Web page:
15. "Apply a stern and rigid policy of sterilization and segregation to that grade of population whose progeny is tainted, or whose inheritance is such that objectionable traits may be transmitted to offspring."
— “My Way to Peace,” Jan. 17, 1932. Margaret Sanger Papers, Library of Congress 130:198.

16. "These two words [birth control] sum up our whole philosophy... It means the release and cultivation of the better elements in our society, and the gradual suppression, elimination and eventual extinction, of defective stocks -- those human weeds which threaten the blooming of the finest flowers of American civilization."
— High Lights in the History of Birth Control, Oct. 1923.

17. "Organized charity itself is the symptom of a malignant social disease..."
— The Pivot of Civilization, (1922).

18. "My own position is that the Catholic doctrine is illogical, not in accord with science, and definitely against social welfare and race improvement."
— The Pope's Position on Birth Control, Jan. 27, 1932.

19. “All of our problems are the result of overbreeding among the working class... Knowledge of birth control is essentially moral. Its general, though prudent, practice must lead to a higher individuality and ultimately to a cleaner race.”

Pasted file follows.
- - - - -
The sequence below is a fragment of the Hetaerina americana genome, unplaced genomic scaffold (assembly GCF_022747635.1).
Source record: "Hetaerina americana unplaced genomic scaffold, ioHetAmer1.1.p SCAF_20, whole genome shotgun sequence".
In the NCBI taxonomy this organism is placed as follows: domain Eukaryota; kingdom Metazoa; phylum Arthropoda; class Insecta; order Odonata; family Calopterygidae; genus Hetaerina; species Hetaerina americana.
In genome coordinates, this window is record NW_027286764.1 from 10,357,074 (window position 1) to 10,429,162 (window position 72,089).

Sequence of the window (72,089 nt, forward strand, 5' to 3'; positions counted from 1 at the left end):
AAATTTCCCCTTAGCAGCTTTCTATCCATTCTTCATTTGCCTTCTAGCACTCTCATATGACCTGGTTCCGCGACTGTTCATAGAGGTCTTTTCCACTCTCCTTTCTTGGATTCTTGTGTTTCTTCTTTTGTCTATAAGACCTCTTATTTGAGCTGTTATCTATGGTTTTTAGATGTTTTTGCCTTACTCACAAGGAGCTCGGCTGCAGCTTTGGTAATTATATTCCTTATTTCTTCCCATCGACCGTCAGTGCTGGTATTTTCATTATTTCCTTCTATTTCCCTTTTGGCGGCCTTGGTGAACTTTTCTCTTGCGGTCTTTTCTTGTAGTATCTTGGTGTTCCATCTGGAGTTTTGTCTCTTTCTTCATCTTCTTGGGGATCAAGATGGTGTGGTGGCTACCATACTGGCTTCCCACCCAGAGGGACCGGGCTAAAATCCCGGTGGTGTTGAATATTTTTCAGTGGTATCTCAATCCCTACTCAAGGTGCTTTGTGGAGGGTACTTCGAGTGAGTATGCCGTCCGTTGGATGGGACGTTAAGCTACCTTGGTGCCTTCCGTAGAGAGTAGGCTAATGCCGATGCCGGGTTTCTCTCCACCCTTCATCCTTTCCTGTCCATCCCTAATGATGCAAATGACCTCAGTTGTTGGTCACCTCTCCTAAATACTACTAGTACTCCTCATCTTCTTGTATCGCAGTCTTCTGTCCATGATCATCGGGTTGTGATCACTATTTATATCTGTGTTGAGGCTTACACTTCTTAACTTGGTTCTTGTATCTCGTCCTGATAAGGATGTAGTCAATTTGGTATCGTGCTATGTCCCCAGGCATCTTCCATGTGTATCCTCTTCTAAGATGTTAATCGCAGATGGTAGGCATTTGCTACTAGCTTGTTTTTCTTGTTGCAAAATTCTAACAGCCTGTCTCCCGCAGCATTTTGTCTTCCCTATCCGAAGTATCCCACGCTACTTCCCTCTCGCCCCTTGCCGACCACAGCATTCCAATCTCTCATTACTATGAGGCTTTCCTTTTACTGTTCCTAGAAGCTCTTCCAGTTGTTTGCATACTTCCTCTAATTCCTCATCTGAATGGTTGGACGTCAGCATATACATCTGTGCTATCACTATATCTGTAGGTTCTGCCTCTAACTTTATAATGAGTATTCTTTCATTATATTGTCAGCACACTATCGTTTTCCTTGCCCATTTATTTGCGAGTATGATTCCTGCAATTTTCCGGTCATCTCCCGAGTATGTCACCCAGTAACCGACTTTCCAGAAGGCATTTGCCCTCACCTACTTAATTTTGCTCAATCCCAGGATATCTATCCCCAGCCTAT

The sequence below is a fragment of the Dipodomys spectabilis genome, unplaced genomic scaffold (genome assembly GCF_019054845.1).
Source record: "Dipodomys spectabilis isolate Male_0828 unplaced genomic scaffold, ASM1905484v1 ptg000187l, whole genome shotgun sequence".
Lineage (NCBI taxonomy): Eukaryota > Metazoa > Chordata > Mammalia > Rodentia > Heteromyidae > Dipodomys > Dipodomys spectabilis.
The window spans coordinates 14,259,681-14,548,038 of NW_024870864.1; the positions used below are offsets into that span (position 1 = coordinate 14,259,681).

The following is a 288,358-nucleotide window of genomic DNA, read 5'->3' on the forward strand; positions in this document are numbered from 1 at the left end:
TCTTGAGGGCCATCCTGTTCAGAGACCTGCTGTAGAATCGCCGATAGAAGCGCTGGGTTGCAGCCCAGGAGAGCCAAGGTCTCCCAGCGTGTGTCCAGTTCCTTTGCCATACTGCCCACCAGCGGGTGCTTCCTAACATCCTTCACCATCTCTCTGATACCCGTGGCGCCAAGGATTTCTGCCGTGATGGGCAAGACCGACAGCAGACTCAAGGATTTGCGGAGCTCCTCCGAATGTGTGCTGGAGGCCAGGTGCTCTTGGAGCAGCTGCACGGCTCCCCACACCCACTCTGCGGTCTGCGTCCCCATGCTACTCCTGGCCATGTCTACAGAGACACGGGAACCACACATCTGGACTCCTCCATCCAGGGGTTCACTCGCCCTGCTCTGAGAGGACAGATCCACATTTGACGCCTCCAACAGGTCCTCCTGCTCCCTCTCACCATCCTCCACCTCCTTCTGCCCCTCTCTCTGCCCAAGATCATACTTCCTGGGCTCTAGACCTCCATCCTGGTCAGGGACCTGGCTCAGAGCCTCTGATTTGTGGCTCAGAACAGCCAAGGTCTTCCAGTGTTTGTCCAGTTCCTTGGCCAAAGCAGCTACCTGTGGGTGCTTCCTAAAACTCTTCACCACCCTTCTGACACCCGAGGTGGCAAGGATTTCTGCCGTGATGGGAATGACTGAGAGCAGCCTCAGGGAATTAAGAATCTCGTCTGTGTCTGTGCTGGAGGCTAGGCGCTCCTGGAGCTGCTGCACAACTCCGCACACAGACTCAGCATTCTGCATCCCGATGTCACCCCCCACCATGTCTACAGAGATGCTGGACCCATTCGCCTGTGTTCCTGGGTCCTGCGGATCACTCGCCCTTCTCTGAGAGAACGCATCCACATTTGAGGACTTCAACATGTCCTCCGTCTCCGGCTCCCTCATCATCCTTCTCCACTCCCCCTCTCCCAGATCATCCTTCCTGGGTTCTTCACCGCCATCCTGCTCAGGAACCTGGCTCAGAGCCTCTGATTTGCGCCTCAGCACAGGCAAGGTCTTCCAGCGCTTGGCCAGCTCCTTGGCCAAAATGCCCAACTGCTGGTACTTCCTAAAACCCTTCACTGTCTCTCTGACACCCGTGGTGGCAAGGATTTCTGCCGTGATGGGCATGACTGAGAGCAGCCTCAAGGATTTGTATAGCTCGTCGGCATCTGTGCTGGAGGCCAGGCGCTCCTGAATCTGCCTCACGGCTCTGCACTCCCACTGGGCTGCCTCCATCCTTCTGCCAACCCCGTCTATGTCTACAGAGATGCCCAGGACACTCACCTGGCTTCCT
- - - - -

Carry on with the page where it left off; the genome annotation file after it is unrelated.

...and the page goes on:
— Morality and Birth Control, Feb./Mar. 1918.

20. “Feeble-mindedness perpetuates itself from the ranks of those who are blandly indifferent to their racial responsibilities. And it is largely this type of humanity we are now drawing upon to populate our world for the generations to come. In this orgy of multiplying and replenishing the earth, this type is pari passu (“on equal footing”) multiplying and perpetuating those direst evils which we must, if civilization is to survive, extirpate by the very roots.”
— The Pivot of Civilization, 1922.

21. “Birth control itself, often denounced as a violation of natural law, is nothing more or less than the facilitation of the process of weeding out the unfit, of preventing the birth of defectives or of those who will become defectives… If we are to make racial progress, this development of womanhood must precede motherhood in every individual woman.”